By OLIVIA RODRIGUEZ
Recently two Winters High School students won a Scholastic Writing Award. Emilia Orosco won a silver key (2nd in this region) for her poem, “I Am From,” and Esther Myers won a Gold Key (1st in the region) for her poem, “Heavenly Bodies” and is an American Voices Nominee.
The American Voices Medal for writers and American Visions Medal for artists are the highest regional honors presented by the Scholastic Art & Writing Awards. Only one artist and one writer from each region is presented with this award each year. From the pool of nominees, an esteemed panel of jurors in New York City then selects one writer and one artist from each region to receive an American Visions or American Voices Medal.
These Medalists are recognized at the National Ceremony and “Art.Write.Now” exhibition in New York City.
The American Voices & Visions nominees are “Best in Show” awards that most exemplify originality, technical skill and the emergence of a personal voice or vision. Myer’s poem has been sent to New York City for National Review and is now being judged at the National Level.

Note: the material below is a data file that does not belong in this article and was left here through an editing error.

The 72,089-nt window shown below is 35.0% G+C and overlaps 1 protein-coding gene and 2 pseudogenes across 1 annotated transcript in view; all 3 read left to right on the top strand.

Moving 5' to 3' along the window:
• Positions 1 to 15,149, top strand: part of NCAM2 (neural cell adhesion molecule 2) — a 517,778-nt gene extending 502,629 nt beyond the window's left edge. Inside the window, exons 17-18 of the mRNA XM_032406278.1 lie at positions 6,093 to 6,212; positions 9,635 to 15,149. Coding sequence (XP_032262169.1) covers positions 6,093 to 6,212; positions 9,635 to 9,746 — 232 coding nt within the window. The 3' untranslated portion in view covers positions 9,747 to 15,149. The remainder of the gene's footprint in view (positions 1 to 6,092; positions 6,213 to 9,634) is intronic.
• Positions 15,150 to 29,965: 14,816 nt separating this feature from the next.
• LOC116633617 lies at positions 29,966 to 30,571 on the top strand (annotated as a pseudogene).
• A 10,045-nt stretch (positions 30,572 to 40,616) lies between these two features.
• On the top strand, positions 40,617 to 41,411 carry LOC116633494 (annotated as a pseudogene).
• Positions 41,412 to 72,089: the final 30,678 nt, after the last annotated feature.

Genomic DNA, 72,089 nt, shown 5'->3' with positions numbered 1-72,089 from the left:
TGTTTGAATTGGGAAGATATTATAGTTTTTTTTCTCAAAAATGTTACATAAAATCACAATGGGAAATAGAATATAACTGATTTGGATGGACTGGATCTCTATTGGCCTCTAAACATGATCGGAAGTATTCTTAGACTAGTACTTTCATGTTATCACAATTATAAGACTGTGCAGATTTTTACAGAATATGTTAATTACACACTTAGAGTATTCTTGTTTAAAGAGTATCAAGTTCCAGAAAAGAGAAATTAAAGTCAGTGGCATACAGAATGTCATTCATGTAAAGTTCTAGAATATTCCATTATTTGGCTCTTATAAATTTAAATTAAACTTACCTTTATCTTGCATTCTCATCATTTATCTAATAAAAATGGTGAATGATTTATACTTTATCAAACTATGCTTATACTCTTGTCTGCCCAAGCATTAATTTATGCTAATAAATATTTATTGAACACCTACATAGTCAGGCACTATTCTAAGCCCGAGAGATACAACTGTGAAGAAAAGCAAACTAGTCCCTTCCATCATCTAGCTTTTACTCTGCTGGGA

National Awards will be announced in March. The Scholastic Art and Writing Awards is in its 95th year and these award-winning students join an elite group of past Scholastic winners including author Truman Capote, Steven King and poet Sylvia Plath.
Myers and Orosco were honored at an awards ceremony at Yuba Sutter Arts Burrows Theater on Thursday, Feb. 1, for the Northern California Region.
By Esther Myers
I wish acne scars would be seen as battle scars
Pocked cheeks a souvenir of a tackle with hormones
Thin lines of rubbery skin peppered with the faded red bumps:
Yeah, puberty fights dirty.
Stretch marks should be marveled with a sigh of reverence
Skin pulled taut where stars tried to escape your body
Isn’t that where babies come from?
Now I know why they call galaxies heavenly bodies.
These veins stick out like plump lines of blue ink
Leading like roads on maps to dots of cities
Every vein leads to the heart
Mine like to make pit stops on the way.
The dust on my legs and arms are forests of good omens
Does the hair on my lip make me any less
Of a woman?
It keeps me warm when kisses won’t do
A winter coat I’ll never grow out of
This skin is a child:
It cries in the heat,
It cracks in the cold
Maybe that is why dragons
With their rough scales and fiery tongues
Hide in caves to protect their gold.
You tell me,
Stop glorifying war.
And don’t you know—
Forests catch fire,
Cars crash, stars implode, your dragons
Were never real.
But see—this body is a battleground
And you have never wrapped your arms around a redwood
taller than a skyscraper
Driven on a country backroad when the sky is full
Of ink, and stars, and
If I look closely enough
and with enough love
to coax out the warmth of the fire
Draco is watching over me.